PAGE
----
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int main(){   
  int x = 10;
  const int&z = x;
  int &y = z; // why is this ill formed?
}

Why is initializing non constant reference to int to a constant reference not correct? What is the reason behind this?

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Surprising that most of the answers have taken example of y=42; below ? What's the magic number 42 ? –  iammilind Jun 7 '11 at 14:10
1  
@iammilind: 42, "popular culture" section - it's "Answer to the Ultimate Question of Life, the Universe, and Everything" –  Mat Jun 7 '11 at 14:16
    
It's the answer to "what is six times eight?" :) [from the Hitchhiker's Guide series] –  Andy Thomas Jun 7 '11 at 14:18

6 Answers 6

up vote 9 down vote accepted

Well, why shouldn't it be ill-formed?

It is ill-formed because it breaks the obvious rules of const correctenss. In C++ language you are not allowed to implicitly convert the constant access pass to a non-constant access path. It is the same for pointers and for references. That's the whole purpose of having constant access paths: to prevent modification of the object the path leads to. Once you made it constant, you are not allowed to go back to non-constant, unless you make a specific explicit and conscious effort to do that by using const_cast.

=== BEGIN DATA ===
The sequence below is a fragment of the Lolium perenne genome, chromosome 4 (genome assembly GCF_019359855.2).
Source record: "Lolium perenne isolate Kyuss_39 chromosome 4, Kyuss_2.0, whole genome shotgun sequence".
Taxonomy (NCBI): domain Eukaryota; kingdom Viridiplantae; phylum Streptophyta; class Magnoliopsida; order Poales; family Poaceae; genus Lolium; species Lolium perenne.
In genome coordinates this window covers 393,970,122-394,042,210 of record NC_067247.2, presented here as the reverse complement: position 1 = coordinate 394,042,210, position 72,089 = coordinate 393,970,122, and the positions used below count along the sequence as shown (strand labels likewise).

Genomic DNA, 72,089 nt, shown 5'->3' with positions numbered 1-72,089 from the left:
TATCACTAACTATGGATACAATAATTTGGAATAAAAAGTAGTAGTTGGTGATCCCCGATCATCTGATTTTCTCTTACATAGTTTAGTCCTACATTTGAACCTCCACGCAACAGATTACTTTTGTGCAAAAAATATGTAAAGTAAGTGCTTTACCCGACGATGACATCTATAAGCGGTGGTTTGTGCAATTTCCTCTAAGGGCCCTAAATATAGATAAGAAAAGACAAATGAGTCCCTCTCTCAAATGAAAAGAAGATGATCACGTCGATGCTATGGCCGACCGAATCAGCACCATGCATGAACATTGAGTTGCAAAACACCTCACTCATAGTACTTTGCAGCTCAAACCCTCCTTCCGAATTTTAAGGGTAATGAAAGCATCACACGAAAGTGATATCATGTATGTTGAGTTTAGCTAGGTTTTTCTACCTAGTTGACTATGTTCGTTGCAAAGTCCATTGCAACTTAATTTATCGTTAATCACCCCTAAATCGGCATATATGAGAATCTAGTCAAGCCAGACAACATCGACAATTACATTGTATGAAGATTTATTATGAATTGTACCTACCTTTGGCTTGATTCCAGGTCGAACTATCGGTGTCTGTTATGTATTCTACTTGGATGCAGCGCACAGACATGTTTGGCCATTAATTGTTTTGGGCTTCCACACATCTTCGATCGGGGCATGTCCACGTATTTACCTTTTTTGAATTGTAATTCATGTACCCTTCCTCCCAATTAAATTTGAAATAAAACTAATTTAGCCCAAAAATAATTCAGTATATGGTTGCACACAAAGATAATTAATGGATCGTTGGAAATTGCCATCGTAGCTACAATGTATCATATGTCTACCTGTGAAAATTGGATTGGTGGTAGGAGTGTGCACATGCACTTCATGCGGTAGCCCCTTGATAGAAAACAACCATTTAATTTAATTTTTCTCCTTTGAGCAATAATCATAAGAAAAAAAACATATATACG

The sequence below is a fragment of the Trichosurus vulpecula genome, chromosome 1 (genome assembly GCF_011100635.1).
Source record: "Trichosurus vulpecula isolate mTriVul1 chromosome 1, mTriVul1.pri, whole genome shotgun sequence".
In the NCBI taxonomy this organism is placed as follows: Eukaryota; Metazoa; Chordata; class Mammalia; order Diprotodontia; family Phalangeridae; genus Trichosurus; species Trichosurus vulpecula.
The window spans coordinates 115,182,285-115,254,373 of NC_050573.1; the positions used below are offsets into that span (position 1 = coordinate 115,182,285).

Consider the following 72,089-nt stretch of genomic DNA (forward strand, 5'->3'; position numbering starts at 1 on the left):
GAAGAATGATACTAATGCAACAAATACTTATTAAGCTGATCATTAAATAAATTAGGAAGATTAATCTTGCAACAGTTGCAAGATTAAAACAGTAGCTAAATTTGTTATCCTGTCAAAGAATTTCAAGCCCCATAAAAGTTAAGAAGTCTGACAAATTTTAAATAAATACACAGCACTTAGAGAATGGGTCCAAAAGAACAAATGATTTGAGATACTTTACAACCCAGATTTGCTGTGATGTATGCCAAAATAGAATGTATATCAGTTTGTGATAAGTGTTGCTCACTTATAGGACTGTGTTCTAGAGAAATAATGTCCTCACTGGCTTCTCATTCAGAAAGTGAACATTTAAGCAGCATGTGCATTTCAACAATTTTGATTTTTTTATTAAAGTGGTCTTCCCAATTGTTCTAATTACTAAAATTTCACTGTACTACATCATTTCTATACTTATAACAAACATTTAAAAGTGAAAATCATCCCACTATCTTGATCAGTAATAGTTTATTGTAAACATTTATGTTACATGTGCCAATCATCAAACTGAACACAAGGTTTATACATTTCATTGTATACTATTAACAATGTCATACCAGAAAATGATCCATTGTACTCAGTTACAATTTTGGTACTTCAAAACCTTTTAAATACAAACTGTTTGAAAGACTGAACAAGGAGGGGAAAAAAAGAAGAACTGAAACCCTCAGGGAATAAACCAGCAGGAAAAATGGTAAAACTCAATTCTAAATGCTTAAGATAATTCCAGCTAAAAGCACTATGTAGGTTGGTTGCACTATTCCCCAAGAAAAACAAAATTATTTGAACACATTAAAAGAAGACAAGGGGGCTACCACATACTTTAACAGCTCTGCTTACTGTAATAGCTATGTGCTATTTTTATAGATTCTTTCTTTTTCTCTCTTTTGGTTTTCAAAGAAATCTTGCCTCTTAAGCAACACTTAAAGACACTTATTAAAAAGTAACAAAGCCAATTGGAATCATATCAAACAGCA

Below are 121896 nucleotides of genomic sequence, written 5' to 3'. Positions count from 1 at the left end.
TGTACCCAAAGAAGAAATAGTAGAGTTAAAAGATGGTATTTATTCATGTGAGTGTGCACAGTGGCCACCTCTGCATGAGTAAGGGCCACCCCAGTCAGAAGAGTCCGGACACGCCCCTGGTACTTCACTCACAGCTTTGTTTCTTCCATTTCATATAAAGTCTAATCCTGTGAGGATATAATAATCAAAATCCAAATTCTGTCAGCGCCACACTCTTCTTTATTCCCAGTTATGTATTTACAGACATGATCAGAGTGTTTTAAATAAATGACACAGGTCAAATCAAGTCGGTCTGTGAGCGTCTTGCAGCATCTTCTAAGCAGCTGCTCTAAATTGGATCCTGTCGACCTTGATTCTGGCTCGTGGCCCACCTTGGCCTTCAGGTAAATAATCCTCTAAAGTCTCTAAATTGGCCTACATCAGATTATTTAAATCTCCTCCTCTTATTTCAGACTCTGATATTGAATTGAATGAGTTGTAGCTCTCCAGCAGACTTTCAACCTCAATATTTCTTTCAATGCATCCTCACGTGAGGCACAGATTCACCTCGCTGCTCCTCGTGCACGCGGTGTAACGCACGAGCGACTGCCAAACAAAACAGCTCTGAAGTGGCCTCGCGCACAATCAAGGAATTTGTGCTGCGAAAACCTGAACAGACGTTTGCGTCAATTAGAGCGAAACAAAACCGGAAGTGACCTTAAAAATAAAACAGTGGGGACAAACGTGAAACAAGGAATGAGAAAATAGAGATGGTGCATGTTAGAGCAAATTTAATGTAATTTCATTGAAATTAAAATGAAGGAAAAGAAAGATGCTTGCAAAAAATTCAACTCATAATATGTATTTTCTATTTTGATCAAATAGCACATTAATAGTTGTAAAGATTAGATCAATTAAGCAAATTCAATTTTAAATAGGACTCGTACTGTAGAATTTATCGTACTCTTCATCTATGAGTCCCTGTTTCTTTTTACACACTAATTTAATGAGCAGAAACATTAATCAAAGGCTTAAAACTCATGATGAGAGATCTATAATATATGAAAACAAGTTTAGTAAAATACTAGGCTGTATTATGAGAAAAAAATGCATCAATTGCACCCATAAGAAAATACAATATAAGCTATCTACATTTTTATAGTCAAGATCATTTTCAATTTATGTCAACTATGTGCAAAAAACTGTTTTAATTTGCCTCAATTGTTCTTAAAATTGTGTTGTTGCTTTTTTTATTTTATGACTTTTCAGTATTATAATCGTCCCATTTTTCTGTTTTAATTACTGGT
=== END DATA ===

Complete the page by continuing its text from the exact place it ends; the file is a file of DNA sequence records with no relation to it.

In this particular case you can easily remove the constness from the access path by using const_cast (this is what const_cast is for) and legally modify the referenced object, since the referenced object is not really constant

int main(){   
  int x = 10;
  const int &z = x;
  int &y = const_cast<int &>(z);
  y = 42; // modifies x
}
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The compiler assumes that the thing referred to by a const int & is a const int, even though in this case it isn't. You cannot make a non-const reference refer to a const int, because you would then be able to change the (notionally) const int via the reference.

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+1 this is the right answer IMHO –  iammilind Jun 7 '11 at 14:12

As others say, it would allow one to indirectly change x, which breaks the const-correctness promise. See http://en.wikipedia.org/wiki/Const_correctness

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Because

int const x = 10;
int const& z = x;
int& y = z;

y = 42;

would modify a constant variable.

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But that is not what the OP asked about. –  nbt Jun 7 '11 at 14:08

Because a const reference is unmodifiable, while a standard reference is.

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1  
References are never modifiable - the things they refer to may be. –  nbt Jun 7 '11 at 14:08
    
@Neil Correct, +1 for picking up on my slack/quick response. –  Brandon Moretz Jun 7 '11 at 14:10

Since y isn't const, you would be able to write y = 42 and change z (which is const) too.

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